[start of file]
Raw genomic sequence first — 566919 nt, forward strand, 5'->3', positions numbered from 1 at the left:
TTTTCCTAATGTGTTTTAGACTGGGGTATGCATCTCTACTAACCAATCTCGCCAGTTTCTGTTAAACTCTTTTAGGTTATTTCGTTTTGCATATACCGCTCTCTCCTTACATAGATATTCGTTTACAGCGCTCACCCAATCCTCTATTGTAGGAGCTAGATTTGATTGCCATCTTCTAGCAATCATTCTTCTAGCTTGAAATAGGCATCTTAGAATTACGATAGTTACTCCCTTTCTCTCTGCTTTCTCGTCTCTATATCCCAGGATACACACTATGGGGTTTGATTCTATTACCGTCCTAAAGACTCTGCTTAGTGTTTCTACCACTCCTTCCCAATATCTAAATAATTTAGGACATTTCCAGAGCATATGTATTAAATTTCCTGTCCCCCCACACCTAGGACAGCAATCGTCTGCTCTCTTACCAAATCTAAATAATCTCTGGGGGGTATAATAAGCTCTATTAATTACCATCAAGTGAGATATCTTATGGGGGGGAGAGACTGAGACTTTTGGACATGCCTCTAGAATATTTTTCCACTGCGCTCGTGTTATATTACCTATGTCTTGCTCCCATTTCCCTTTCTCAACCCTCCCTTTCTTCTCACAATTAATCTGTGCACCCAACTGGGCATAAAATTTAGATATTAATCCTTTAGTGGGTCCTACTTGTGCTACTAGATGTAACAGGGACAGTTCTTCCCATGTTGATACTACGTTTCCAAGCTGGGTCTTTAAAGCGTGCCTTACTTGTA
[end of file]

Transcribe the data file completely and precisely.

Raw genomic sequence first — 566919 nt, forward strand, 5'->3', positions numbered from 1 at the left:
TTTTCCTAATGTGTTTTAGACTGGGGTATGCATCTCTACTAACCAATCTCGCCAGTTTCTGTTAAACTCTTTTAGGTTATTTCGTTTTGCATATACCGCTCTCTCCTTACATAGATATTCGTTTACAGCGCTCACCCAATCCTCTATTGTAGGAGCTAGATTTGATTGCCATCTTCTAGCAATCATTCTTCTAGCTTGAAATAGGCATCTTAGAATTACGATAGTTACTCCCTTTCTCTCTGCTTTCTCGTCTCTATATCCCAGGATACACACTATGGGGTTTGATTCTATTACCGTCCTAAAGACTCTGCTTAGTGTTTCTACCACTCCTTCCCAATATCTAAATAATTTAGGACATTTCCAGAGCATATGTATTAAATTTCCTGTCCCCCCACACCTAGGACAGCAATCGTCTGCTCTCTTACCAAATCTAAATAATCTCTGGGGGGTATAATAAGCTCTATTAATTACCATCAAGTGAGATATCTTATGGGGGGGAGAGACTGAGACTTTTGGACATGCCTCTAGAATATTTTTCCACTGCGCTCGTGTTATATTACCTATGTCTTGCTCCCATTTCCCTTTCTCAACCCTCCCTTTCTTCTCACAATTAATCTGTGCACCCAACTGGGCATAAAATTTAGATATTAATCCTTTAGTGGGTCCTACTTGTGCTACTAGATGTAACAGGGACAGTTCTTCCCATGTTGATACTACGTTTCCAAGCTGGGTCTTTAAAGCGTGCCTTACTTGTA